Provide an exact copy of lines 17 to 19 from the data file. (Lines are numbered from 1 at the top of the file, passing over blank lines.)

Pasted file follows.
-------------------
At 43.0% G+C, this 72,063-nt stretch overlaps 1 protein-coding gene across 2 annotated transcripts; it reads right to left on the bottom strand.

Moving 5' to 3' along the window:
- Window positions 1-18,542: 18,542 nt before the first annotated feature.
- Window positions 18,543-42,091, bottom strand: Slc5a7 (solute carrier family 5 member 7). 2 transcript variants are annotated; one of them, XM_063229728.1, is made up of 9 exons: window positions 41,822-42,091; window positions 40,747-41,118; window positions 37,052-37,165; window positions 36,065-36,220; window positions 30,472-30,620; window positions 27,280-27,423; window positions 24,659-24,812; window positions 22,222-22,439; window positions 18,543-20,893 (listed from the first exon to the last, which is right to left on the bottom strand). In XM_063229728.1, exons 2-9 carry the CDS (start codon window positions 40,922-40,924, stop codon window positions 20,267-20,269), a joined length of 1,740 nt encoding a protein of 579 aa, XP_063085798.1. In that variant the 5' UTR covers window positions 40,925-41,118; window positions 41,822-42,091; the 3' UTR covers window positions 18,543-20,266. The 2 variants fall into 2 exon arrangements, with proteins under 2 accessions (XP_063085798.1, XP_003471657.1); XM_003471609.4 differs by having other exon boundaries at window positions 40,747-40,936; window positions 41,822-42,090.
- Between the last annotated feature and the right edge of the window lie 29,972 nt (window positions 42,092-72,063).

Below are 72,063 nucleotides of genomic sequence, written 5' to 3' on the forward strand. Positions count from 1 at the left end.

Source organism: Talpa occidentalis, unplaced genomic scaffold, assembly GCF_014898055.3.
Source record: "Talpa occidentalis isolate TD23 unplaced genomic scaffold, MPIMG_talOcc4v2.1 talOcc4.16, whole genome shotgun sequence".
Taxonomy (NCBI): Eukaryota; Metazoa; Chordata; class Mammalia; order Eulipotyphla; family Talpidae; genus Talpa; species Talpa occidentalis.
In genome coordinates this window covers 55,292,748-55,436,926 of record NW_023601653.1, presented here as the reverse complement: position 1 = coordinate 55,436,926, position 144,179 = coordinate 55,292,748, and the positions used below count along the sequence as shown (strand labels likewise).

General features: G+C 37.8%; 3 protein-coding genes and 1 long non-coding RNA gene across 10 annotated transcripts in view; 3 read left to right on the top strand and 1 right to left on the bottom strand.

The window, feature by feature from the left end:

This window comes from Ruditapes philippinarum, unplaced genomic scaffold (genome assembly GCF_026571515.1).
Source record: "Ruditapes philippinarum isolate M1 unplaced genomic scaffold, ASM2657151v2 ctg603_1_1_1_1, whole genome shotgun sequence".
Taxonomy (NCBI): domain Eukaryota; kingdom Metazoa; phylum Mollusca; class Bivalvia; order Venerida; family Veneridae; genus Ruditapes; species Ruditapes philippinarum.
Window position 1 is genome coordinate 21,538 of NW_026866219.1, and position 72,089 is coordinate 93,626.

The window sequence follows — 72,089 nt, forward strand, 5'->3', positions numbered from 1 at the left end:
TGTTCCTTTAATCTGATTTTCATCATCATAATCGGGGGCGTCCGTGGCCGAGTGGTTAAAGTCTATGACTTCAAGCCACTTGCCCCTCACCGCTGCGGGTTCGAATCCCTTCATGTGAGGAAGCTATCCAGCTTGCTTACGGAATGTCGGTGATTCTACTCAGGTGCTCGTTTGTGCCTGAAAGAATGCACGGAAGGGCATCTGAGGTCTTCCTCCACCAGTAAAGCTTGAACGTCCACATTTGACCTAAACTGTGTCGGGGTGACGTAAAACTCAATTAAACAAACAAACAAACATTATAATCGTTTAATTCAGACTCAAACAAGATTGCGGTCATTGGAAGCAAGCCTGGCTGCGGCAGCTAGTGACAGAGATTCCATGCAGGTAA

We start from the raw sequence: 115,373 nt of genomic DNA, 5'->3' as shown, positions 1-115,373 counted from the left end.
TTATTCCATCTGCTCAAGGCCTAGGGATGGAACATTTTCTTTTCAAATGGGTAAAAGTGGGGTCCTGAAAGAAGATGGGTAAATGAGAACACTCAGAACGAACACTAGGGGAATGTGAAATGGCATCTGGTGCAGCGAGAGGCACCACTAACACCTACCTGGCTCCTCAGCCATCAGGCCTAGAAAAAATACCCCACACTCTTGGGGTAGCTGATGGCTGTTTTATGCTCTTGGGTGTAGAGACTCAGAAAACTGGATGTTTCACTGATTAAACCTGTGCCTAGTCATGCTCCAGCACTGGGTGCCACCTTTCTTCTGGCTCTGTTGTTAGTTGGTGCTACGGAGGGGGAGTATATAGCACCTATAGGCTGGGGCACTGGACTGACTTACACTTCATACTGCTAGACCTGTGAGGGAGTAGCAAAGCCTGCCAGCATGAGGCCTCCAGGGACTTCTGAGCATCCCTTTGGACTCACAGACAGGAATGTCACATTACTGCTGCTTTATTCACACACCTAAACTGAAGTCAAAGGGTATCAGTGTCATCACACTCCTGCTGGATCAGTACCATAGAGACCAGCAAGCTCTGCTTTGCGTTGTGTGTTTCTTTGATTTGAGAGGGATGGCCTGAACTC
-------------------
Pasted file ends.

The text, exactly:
The window sequence follows — 72,089 nt, forward strand, 5'->3', positions numbered from 1 at the left end:
TGTTCCTTTAATCTGATTTTCATCATCATAATCGGGGGCGTCCGTGGCCGAGTGGTTAAAGTCTATGACTTCAAGCCACTTGCCCCTCACCGCTGCGGGTTCGAATCCCTTCATGTGAGGAAGCTATCCAGCTTGCTTACGGAATGTCGGTGATTCTACTCAGGTGCTCGTTTGTGCCTGAAAGAATGCACGGAAGGGCATCTGAGGTCTTCCTCCACCAGTAAAGCTTGAACGTCCACATTTGACCTAAACTGTGTCGGGGTGACGTAAAACTCAATTAAACAAACAAACAAACATTATAATCGTTTAATTCAGACTCAAACAAGATTGCGGTCATTGGAAGCAAGCCTGGCTGCGGCAGCTAGTGACAGAGATTCCATGCAGGTAA

We start from the raw sequence: 115,373 nt of genomic DNA, 5'->3' as shown, positions 1-115,373 counted from the left end.